5 New Runnerly Things to Focus on in 2017

Jason Fitzgerald
by Jason Fitzgerald
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5 New Runnerly Things to Focus on in 2017

2017 has arrived, and it’s the perfect time to evaluate 2016 and decide what you can do to keep moving forward this year.

If you want to take your running to the next level, here are five new areas to emphasize in the new year. As with any new habit, start small and don’t get overzealous with what you’re trying to accomplish. Begin by making an easy commitment, and build up gradually over time.

So, what are you waiting for? Implement these small tweaks and watch them turn into habits in 2017.


You know you should do it, but when it’s time to run, all you want to do is head out the door and get started. It may seem trivial, but just 5 minutes of warming up can make a substantial difference in how you feel and perform. While there are lots of options for warmup routines, keep it simple and stick with a few exercises that work for you.

Rather than static stretching, your warmup should include dynamic stretching. This means doing active movements that raise your core body temperature, increase your range of motion and prepare your body to run.


The largest muscle in your body is often the most underutilized when it comes to running — and that’s your gluteus maximus. The glutes are so important to healthy running because they not only generate a tremendous amount of power, but they also keep our trunk, hips and legs in alignment. When your glutes and hips are weak, your entire body suffers as a result.

Weak glutes make your quads and hip flexors overcompensate and may be the culprit for injuries ranging from shin splints to iliotibial band syndrome, so it pays to keep them strong and healthy. Leading a sedentary lifestyle is a major culprit that results in weak glutes, so it’s essential to incorporate strengthening exercises into your weekly routine.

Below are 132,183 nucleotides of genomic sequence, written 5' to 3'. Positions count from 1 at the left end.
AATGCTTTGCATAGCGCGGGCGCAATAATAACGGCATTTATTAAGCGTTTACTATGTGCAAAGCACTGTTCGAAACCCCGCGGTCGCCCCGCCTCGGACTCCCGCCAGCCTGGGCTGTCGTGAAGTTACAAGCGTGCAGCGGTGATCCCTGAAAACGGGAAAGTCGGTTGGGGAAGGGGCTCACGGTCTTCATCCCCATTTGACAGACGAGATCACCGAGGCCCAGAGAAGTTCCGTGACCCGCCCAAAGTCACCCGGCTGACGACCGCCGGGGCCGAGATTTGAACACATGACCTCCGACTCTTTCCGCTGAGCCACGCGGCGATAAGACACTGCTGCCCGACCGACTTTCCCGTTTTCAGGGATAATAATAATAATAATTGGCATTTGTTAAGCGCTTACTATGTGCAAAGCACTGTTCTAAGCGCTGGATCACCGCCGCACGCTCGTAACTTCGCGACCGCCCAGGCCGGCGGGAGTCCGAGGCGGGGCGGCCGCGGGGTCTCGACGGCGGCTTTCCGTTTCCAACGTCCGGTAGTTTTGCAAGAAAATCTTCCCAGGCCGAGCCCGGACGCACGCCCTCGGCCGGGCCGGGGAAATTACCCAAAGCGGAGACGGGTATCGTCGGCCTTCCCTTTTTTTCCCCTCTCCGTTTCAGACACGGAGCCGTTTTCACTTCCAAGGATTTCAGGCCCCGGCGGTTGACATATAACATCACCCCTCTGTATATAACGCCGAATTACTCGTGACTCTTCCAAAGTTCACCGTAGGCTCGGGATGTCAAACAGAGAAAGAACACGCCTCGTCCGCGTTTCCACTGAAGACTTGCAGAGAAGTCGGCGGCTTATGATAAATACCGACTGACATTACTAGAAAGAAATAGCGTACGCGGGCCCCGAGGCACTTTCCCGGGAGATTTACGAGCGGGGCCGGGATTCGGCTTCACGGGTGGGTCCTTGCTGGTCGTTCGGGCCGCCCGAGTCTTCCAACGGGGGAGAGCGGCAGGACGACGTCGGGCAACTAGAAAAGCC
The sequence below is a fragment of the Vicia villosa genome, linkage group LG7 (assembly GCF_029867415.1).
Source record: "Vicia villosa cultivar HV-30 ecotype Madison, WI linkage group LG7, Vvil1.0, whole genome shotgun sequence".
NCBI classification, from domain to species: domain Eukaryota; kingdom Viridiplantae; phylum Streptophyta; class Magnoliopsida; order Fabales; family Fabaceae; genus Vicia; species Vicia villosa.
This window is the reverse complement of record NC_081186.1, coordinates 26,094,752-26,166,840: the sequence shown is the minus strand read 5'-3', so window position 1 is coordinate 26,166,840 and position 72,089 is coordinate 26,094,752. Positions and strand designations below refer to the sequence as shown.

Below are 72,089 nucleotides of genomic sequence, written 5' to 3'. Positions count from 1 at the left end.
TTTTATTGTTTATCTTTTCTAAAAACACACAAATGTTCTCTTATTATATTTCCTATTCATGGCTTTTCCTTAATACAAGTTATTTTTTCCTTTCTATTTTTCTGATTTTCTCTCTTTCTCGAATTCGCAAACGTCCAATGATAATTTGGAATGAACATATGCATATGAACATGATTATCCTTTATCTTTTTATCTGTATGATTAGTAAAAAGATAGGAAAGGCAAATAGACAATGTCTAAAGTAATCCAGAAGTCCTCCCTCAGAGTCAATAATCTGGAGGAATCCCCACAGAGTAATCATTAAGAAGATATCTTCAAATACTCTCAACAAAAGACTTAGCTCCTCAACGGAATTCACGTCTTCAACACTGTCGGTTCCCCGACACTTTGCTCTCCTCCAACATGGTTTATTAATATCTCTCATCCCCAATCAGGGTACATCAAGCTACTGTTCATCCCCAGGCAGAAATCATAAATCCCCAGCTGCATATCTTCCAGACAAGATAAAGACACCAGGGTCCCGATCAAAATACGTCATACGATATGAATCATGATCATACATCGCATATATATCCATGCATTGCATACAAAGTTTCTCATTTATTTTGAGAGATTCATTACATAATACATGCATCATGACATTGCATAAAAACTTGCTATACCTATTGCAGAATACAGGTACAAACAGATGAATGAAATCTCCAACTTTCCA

With so many running gadgets on the market, it’s easy to get wrapped up in examining every possible piece of data about your run. And data can really take your training to the next level. But occasionally, running by feel can be even more beneficial.

Go minimal and try to run by feel at least once a week. This can be beneficial for easy runs, where “easy” can be relative based on weather conditions and fatigue. Workouts like tempo runs can also be done by feel to improve your sense of pacing. How you feel is as important as a number, and knowing when to hold back and when to push will continue to make you a more consistent, competitive runner.


Runners used to shy away from lifting heavy weights, thinking it would be detrimental to their training. But we now know that just the opposite is true: Strength training with heavy weights should be part of every runner’s regimen! Lifting heavy helps your body generate more power with less effort, which can translate into faster running.

While the variety of weight-lifting exercises out there may be daunting, there’s no need to overcomplicate it. A simple, consistent strength routine that focuses on essential compound movements like squats and deadlifts is efficient and beneficial. Learn to do the movements properly so you don’t injure yourself, then aim to get in 20 minutes of strength training twice weekly.


Although running is physically demanding, training and racing well also relies on mental strength and acuity. Just as you train your body to handle faster paces and longer distances, you also need to train your mind to do the same. Building your mental muscle will help you become more focused and resilient in all areas of your training.

Visualization, mantras and trusting your training are powerful tools to develop more mental toughness and resilience. If you struggle with consistency or motivation, develop systems that make exercise easier to accomplish on a weekly basis.

By focusing your efforts on any of these new habits, 2017 will be the year where you truly level-up your running!

About the Author

Jason Fitzgerald
Jason Fitzgerald

Jason is the founder of Strength Running, a USA Track & Field certified running coach and 2017’s Men’s Running’s Influencer of the Year. Learn more about how he can help you run faster.


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